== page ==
After a great deal of fanfare and tension with the state party in early December, the Rhode Island Democratic Women's Caucus has been pretty quiet as the year turned over and the General Assembly's session got underway. Its existence is worth remembering, however, to keep in mind the real purpose of identity-group politics.
A Providence Journal article about the group's meeting on December 10 gives the Caucus's chairwoman the microphone to explain their mission:
"... What are we here for? We are here to elect women. We’re here to support women. We’re here to support legislation that supports women."
And what is "legislation that supports women"?
A message board on the wall listed the potential legislative priorities of the new caucus: “Doula Bill ... Fight for $15 (minimum wage) ... Abortion coverage (via Medicaid) ... Parentage Act ... Gun safety ... Climate change ... Medicaid [sic] for all ... Voting rights ... Immigration.”
The message board asked participants to put dots next to the issues that they supported, and there you go. A couple of dots and gun control, climate alarmism, and a socialist healthcare scheme are legislative issues that "support women."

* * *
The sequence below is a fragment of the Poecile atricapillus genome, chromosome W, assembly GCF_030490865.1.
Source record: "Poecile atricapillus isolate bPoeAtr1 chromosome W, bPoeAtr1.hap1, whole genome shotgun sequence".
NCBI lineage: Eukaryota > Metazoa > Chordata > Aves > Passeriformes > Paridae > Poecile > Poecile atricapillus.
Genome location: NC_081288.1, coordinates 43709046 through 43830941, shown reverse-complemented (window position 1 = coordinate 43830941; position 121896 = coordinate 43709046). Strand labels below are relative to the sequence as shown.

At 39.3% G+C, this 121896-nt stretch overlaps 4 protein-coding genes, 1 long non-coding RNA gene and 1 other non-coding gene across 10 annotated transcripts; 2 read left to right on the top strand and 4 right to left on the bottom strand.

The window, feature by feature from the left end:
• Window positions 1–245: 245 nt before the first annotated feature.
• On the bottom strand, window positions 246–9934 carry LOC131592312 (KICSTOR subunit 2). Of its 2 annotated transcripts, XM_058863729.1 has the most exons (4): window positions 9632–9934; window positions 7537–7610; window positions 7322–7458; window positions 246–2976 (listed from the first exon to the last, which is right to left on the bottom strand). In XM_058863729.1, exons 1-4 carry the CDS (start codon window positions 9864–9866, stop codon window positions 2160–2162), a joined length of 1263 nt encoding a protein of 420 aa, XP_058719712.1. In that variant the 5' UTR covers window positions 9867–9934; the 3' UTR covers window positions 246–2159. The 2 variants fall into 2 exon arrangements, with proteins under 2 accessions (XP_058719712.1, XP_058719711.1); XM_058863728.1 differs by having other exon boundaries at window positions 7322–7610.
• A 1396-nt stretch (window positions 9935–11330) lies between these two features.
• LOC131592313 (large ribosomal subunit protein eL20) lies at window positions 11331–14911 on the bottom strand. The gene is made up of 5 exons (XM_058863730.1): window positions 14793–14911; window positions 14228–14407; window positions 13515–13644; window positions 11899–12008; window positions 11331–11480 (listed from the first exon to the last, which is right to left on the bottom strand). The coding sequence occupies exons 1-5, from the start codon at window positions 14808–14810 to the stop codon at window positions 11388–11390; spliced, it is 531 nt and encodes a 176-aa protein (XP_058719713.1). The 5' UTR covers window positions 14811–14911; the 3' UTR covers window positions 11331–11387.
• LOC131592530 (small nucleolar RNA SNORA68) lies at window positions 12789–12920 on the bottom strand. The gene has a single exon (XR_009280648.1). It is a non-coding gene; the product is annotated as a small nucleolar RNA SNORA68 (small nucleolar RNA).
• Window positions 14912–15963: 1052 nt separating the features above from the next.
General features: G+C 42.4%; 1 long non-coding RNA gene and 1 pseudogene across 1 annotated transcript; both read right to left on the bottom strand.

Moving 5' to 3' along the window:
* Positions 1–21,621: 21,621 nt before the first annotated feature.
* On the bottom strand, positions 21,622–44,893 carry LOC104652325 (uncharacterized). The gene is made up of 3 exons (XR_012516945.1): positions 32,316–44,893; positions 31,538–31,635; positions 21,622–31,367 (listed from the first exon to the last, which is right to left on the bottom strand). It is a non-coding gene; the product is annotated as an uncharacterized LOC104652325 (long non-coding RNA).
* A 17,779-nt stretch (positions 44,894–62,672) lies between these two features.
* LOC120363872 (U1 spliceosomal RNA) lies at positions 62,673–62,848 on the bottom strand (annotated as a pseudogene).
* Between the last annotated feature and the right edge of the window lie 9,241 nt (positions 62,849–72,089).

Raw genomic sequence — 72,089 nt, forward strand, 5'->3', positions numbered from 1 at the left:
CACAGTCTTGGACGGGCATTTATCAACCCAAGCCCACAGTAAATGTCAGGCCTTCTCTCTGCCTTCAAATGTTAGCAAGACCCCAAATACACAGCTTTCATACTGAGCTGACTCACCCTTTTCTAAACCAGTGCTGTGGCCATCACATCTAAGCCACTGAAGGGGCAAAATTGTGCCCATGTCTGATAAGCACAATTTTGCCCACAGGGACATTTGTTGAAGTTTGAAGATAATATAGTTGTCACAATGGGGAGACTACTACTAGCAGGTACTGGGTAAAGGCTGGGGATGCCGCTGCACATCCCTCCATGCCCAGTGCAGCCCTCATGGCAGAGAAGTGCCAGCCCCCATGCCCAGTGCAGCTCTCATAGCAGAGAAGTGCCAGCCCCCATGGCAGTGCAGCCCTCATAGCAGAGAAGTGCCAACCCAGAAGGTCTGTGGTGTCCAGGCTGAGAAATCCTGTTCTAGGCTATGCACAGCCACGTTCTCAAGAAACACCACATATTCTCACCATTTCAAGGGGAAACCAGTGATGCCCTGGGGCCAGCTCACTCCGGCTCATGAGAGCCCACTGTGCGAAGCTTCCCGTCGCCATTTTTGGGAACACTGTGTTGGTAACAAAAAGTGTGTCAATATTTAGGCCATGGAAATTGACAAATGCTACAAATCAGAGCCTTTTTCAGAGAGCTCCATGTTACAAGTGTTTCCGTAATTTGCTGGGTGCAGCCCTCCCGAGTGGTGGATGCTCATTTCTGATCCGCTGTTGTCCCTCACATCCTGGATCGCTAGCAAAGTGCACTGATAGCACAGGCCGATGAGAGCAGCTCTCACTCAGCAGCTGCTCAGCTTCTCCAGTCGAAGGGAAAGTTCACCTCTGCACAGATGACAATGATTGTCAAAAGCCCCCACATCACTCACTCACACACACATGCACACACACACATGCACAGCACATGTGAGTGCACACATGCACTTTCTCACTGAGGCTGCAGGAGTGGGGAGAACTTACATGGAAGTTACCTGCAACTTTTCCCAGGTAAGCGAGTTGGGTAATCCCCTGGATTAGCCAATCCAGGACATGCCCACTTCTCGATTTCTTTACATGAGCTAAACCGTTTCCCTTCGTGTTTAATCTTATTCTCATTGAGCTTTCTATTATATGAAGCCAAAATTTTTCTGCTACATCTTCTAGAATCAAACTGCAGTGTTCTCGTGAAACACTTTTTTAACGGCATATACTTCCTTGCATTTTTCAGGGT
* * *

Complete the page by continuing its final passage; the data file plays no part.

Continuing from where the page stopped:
Notice that the only option the Women's Caucus gives to women is to express support or to stay silent. Any Rhode Island women who don't feel especially supported by the notion of being forced to pay for other women to abort their children or of being forbidden from making their own agreements for pay from a job, well, apparently those women don't count. Oh, you can put additional issues on your little flowers and tack them to the board (where they can be removed if they aren't right-thinking), but that initial list is there whether you like it or not.
That's the whole point of progressive identity politics. You must stand with your group, and progressives will come along and tell you what you all must stand for.